In recent Budgets, action has been taken to stem rises in fuel Duty and reduce corporation tax, while APD has risen continually. Since January 2007, APD has increased by up to 260 per cent for short-haul flights and up to 360 per cent for long-haul.
The study further indicates that APD is regressive. For families in the bottom income decile, the APD cost for a family of four travelling to a European destination is some 28 per cent of weekly household expenditure. About 45 per cent of APD-liable leisure trips in 2010 were made by passengers with below-average household income.
NOTES TO EDITORS:
See attached report:
1. The study, The economic impact of Air Passenger Duty, was commissioned by British Airways, easyJet, Ryanair and Virgin Atlantic, and is the first to be based on a net dynamic analysis of APD’s impact, using a model that simulates how changes in one area of the economy (such as tax policy) affects all the rest.
2. Assumptions in the study about the size of consumer and business responses to changes in ticket costs reflect the average of a range of academic, governmental and industry estimates. The study’s assumed productivity gains from increased business air travel, which suggests that every 10 per cent increase in business air travel translates to a 0.2 per cent increase in productivity, is at the lower end of the range suggested by other studies.
3. The study examined comparative aviation taxes worldwide, benchmarking APD against the various air passenger taxes levied in the UK’s main comparator countries (and against a wider range of countries). In the view of the airlines which commissioned the report, other European countries are not exposed to such high aviation taxes, airlines operating primarily from these countries pay a much smaller amount of tax as a proportion of their turnover than UK airlines do. This means UK airlines are at a clear disadvantage in making new routes relative to their European and international competitors.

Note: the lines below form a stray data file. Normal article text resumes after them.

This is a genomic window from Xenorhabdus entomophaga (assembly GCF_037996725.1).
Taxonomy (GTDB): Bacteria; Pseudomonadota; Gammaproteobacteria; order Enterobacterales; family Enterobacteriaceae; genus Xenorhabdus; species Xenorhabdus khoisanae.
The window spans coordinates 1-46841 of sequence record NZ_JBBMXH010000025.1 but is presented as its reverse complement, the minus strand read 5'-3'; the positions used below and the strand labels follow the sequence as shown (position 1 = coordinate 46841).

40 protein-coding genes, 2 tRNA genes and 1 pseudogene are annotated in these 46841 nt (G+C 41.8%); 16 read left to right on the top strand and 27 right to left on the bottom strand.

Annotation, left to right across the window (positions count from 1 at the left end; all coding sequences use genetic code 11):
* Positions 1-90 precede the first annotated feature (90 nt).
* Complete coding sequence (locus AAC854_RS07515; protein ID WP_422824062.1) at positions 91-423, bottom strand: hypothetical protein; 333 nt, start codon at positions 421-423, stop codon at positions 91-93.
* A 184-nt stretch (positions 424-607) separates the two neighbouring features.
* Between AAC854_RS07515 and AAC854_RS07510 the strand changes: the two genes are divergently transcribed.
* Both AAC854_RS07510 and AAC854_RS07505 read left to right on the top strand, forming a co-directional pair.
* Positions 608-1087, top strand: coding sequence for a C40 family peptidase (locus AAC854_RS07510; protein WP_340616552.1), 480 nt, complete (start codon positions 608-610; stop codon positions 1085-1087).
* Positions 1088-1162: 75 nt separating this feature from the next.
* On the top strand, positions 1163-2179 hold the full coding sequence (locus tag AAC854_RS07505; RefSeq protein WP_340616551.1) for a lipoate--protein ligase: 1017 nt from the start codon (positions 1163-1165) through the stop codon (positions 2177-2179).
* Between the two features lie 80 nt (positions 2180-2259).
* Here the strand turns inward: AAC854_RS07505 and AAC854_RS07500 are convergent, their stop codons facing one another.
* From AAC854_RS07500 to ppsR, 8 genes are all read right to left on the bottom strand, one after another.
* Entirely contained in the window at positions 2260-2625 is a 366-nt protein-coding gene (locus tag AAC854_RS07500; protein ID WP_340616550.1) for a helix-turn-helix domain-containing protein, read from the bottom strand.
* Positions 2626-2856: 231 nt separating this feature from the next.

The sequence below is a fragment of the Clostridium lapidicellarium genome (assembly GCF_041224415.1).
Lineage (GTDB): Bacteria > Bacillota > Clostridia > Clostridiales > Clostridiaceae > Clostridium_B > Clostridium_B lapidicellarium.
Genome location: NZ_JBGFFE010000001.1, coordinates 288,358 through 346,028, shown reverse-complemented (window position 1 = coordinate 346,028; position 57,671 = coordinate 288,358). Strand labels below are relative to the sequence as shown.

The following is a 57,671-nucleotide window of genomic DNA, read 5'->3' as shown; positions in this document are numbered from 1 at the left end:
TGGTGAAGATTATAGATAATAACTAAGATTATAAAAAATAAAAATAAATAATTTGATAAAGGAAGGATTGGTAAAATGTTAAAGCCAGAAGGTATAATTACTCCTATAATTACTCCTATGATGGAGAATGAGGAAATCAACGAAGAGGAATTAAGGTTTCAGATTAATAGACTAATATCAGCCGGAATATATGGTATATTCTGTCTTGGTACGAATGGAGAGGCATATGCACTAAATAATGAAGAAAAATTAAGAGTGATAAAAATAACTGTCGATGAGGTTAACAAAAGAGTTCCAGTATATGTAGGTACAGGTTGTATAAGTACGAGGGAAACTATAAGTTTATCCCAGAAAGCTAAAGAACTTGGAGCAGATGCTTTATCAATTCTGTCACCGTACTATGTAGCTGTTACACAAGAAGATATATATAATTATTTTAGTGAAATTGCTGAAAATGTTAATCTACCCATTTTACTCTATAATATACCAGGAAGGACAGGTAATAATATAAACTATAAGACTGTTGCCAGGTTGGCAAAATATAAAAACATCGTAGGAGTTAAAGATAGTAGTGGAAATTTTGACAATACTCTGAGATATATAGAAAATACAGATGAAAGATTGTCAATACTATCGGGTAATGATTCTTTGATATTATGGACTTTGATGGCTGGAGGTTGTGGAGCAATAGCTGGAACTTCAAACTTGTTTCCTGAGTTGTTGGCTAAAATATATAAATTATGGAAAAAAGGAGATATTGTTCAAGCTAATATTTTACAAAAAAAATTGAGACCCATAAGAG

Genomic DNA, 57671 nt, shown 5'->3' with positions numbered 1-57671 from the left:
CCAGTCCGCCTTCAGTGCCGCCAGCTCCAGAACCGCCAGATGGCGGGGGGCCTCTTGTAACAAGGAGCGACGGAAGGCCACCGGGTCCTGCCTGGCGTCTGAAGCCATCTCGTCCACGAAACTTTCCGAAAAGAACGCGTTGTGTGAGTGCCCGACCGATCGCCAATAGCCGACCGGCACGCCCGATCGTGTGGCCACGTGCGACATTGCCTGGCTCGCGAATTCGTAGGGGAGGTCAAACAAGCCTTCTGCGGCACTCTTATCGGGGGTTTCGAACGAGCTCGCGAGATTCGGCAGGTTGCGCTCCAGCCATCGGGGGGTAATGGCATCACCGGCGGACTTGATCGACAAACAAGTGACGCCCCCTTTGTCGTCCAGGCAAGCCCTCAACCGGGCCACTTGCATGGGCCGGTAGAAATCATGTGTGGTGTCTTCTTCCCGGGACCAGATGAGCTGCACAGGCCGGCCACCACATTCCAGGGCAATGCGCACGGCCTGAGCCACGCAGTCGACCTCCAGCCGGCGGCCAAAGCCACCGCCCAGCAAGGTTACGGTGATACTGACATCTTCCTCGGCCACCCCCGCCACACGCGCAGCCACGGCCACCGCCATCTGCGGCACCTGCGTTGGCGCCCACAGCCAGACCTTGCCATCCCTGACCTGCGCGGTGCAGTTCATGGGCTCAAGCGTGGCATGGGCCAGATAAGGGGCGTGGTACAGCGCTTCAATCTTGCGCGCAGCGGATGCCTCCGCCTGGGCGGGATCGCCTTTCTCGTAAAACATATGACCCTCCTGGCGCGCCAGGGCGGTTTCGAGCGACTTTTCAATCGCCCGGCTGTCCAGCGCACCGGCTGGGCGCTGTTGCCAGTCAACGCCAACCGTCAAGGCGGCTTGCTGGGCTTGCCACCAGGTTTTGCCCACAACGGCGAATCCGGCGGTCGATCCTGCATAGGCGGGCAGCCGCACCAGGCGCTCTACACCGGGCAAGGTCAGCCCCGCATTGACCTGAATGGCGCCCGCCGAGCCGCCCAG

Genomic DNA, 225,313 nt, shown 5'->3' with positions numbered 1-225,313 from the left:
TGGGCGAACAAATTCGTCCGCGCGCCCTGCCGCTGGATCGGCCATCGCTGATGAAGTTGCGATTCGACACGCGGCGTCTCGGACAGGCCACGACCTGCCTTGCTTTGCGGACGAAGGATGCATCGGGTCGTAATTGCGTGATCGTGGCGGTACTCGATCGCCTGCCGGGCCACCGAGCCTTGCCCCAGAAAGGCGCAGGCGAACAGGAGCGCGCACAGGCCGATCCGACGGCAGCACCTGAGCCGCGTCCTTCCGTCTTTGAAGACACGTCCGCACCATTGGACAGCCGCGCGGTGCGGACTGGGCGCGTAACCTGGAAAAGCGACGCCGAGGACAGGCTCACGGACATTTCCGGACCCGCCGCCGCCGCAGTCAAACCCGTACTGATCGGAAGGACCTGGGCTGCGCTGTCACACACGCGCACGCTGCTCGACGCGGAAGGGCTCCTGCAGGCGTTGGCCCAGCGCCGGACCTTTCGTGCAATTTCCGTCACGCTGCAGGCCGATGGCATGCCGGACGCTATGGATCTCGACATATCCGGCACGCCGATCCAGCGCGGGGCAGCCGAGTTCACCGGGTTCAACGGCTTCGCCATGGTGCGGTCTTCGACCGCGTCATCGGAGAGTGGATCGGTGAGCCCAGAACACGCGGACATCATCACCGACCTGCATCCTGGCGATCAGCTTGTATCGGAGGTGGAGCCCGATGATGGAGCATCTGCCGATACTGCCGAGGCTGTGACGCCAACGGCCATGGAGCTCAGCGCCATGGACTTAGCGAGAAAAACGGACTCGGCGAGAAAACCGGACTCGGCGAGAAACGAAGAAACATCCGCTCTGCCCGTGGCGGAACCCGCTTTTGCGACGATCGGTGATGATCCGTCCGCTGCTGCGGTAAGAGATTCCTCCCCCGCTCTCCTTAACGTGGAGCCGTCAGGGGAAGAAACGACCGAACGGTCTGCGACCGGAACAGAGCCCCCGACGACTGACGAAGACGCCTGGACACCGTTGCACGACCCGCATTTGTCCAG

4. Since January 2007, APD has increased by up to 260 per cent for short haul flights (from £5 to £13) and up to 360per cent for long haul flights (from £20 to £65 to destinations in the US, £81 to the Caribbean and £92 to Australia). These are economy-class rates. APD is double in premium cabins. The tax is charged on all passengers starting their journey in the UK. The Treasury expects to raise £2.9bn from APD this year, and plans future rate increases, taking revenue to £3.9bn by 2016/17.
5. The impact of APD is doubly felt by customers on return domestic UK flights, as they pay APD on each leg of the journey. The combined tax of £26 is frequently a substantial proportion of the total fare.
6. George Osborne voiced his support for dynamic modelling to MPs on March 27, 2012: “I think the Treasury can, and I have asked for this to happen, start undertaking some real research into dynamic scoring and what the broader-economy effects are of changes to taxation.”
7. In 2009 the Netherlands followed Belgium by abandoning its equivalent of APD because, although the tax raised about £270m in one year, the loss to the wider economy from the tax was calculated to be more than £950m.